A CONTESTED SPACE
The Melrose District
Step off the train at the 3rd Avenue and 149 Street subway station, walk towards the sound of stereos blasting, and step into The Hub. Attracting more than 200,000 people daily, The Hub is the busiest part of Bronx and the second busiest in NYC, following Times Square. The Hub is located one of the oldest, most densely populated, and poorest neighborhoods in the South Bronx: The Melrose District.
In the 1930s, The Hub was called the Broadway of the Bronx for its Opera House and theaters; but in 2017, the Hub is sonically a completely different world — the beats of popular rap and Puerto Rican music spill into the streets. It’s like a kaleidoscope of sound. Throughout all of the neighborhood’s changes, music has continued to play — especially in times of hardship, such as during the 1970s, when The Hub became a symbol of crime, addiction, and urban decay. The associated stigma came to define the neighborhood, exacerbating the City’s neglect, but to the people who call it home, it is greatly underappreciated. If anything, the problems they have faced have led to greater innovation. Today, investment from the Third Avenue Business Improvement campaign is beginning to transform The Hub into a place that resonates more with the community.
Several central institutions, each with rich histories, anchor the Melrose district: the Firehouse for Engine 41, the Immaculate Conception church and school, the community garden, and more recently, the Bronx Documentary Center. These institutions have served the local community as it has struggled to survive the consequences of the city’s disinvestment. Spaces for neighbors to gather have to be protected, created, and maintained, as space becomes increasingly contested and policy more divisive — belonging more uncertain. Despite the Melrose District having the largest concentration of public housing (NYCHA housing projects) in the Bronx and limited green spaces, it is still a target for gentrification due to rising property values in nearby Harlem and other parts of New York City.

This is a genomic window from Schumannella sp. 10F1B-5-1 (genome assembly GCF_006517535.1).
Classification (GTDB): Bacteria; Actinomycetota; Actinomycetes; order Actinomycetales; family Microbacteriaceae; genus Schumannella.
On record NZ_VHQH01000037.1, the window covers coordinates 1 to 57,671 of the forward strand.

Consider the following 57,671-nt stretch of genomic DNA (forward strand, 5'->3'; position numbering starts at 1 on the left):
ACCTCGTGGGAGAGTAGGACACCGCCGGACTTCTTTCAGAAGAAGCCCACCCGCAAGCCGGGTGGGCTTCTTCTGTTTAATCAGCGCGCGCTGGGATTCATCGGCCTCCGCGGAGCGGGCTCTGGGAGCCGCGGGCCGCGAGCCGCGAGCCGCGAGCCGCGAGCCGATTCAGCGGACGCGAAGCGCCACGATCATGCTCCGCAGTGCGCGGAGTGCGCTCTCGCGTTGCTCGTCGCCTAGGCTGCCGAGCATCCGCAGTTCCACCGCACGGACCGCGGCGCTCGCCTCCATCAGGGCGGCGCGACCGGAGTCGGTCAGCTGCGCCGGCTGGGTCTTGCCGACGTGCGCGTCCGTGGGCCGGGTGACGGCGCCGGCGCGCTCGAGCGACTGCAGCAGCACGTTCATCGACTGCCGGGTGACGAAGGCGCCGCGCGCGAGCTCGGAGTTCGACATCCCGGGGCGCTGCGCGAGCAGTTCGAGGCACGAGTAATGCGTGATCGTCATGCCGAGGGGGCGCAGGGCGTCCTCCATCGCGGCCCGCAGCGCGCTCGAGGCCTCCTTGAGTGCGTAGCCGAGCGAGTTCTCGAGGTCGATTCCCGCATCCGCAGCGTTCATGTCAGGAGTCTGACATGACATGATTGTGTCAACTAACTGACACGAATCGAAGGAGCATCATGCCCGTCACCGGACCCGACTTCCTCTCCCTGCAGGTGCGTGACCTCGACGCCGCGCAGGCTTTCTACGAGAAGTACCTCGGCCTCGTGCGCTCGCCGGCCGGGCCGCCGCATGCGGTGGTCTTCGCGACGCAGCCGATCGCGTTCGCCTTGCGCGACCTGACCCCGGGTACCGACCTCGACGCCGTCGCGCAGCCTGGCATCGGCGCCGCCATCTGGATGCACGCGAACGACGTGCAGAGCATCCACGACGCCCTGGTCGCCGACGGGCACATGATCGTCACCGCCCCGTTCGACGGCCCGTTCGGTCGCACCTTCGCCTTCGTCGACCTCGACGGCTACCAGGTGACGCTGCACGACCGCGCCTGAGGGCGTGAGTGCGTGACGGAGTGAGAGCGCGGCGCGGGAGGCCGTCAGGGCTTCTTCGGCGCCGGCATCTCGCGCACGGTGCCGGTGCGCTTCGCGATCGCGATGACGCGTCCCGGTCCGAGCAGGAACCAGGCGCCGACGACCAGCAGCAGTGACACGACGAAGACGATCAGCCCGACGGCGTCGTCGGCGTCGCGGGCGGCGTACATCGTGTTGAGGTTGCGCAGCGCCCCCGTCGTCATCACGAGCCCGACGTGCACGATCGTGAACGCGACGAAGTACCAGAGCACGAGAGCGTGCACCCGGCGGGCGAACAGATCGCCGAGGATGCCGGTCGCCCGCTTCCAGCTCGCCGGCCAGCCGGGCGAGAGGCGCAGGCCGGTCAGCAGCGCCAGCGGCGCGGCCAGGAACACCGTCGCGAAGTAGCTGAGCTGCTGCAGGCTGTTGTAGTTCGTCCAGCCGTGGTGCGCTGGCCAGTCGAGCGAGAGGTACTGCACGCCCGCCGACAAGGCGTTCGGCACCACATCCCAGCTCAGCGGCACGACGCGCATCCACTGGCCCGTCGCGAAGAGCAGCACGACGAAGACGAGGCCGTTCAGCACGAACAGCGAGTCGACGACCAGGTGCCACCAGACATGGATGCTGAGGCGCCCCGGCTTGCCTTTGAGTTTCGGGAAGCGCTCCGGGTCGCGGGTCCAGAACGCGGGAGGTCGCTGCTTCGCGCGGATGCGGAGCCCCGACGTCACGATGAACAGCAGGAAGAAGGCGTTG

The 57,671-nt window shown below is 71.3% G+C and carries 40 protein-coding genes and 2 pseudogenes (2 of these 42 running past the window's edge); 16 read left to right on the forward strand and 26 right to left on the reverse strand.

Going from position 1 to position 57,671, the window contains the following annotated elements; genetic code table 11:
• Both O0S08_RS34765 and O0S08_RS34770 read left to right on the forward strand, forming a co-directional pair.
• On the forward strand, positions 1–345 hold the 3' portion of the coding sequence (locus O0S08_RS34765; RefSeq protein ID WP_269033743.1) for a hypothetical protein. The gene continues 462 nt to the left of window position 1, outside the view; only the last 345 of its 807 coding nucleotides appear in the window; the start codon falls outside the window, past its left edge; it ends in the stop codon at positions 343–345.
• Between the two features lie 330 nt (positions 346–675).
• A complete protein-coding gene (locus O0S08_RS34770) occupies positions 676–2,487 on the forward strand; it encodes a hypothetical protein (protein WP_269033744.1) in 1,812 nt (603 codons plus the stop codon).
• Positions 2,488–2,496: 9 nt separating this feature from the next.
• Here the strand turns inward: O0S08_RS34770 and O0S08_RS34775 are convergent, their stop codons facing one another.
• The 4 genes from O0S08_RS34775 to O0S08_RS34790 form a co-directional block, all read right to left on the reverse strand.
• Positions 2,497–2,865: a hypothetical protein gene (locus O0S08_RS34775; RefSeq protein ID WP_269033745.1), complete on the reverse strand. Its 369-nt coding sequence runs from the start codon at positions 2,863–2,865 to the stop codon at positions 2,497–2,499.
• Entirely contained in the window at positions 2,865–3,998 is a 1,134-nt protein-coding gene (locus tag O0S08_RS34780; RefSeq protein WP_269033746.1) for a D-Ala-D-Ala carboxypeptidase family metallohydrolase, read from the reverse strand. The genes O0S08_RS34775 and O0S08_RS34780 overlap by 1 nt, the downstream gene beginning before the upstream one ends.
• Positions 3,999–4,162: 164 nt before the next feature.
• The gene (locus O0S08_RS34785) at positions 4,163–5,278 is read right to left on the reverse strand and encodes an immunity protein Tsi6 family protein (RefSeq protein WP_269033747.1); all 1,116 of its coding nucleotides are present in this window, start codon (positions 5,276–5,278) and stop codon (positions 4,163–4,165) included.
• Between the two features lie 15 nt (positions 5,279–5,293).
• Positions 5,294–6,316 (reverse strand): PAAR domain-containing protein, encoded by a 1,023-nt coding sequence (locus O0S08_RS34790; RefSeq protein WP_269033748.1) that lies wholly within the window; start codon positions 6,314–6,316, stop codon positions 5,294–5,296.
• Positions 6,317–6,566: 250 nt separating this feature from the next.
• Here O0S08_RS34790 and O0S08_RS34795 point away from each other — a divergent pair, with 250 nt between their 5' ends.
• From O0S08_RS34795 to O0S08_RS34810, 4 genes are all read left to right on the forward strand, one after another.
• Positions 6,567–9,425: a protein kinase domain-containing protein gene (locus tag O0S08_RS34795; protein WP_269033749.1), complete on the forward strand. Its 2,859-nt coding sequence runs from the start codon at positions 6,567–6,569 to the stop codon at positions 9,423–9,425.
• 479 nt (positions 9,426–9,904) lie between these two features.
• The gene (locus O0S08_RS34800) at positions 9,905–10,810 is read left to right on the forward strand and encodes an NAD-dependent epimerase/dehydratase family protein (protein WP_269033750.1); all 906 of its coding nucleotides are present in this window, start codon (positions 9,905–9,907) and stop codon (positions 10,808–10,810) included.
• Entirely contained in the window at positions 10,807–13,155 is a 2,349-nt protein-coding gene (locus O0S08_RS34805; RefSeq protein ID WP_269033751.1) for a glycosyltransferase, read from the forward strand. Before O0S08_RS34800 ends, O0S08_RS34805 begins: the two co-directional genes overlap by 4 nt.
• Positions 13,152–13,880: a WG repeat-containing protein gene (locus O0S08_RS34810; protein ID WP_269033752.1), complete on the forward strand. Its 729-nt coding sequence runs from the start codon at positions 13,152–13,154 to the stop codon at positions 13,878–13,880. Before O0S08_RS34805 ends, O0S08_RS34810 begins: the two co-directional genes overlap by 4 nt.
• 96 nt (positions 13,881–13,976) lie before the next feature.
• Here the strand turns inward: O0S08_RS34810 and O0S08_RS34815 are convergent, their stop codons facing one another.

No matter what happens, one person who has stayed and will stay in the Melrose District is Marty Rogers — who, born in 1955, has lived his entire life on the same block: 151st and Courtlandt Avenue. Located just a few blocks outside of the Hub’s main intersection, the street Marty lives on has been integral to the community’s survival, especially in times when major budget cuts have directly threatened the neighborhood’s safety.
Almost any day, Marty can be found on the block — from teaching students in the community garden to enjoying a cup of coffee with the firemen at Firehouse Engine 41 before they are called out to the next fire. Marty’s activism is well documented in the neighborhood, perhaps most notably through the present-day existence of the Firehouse 41, which by organizing community based protests and prayer vigils, he helped save from permanent closure in 1989.
Today, the firehouse continues to be a source of pride and hope among neighborhood residents. Firemen from Engine 41 often take an active role in supporting kids and elderly on the block who have access to limited social services. Such engagement is necessary for the community’s moral, for the city’s decision to close the firehouse in a neighborhood that was already threatened by arson implicitly suggested that to outsiders, nothing there was worth protecting. The developments that the city has supported, such as a juvenile detention center, additional public housing complexes (without the needs of existing projects), and industrial activity, do not benefit existing residents. In response to the City’s lack of accountability and transparency, people from the neighborhood have created community based advocacy organizations, such as South Bronx Rising Together, to voice their concerns. For instance, as housing developments continue to be built, the City has started testing the soil for toxins after protest movements led the City to be publicly sued for building a Bronx school complex on contaminated land in 2012.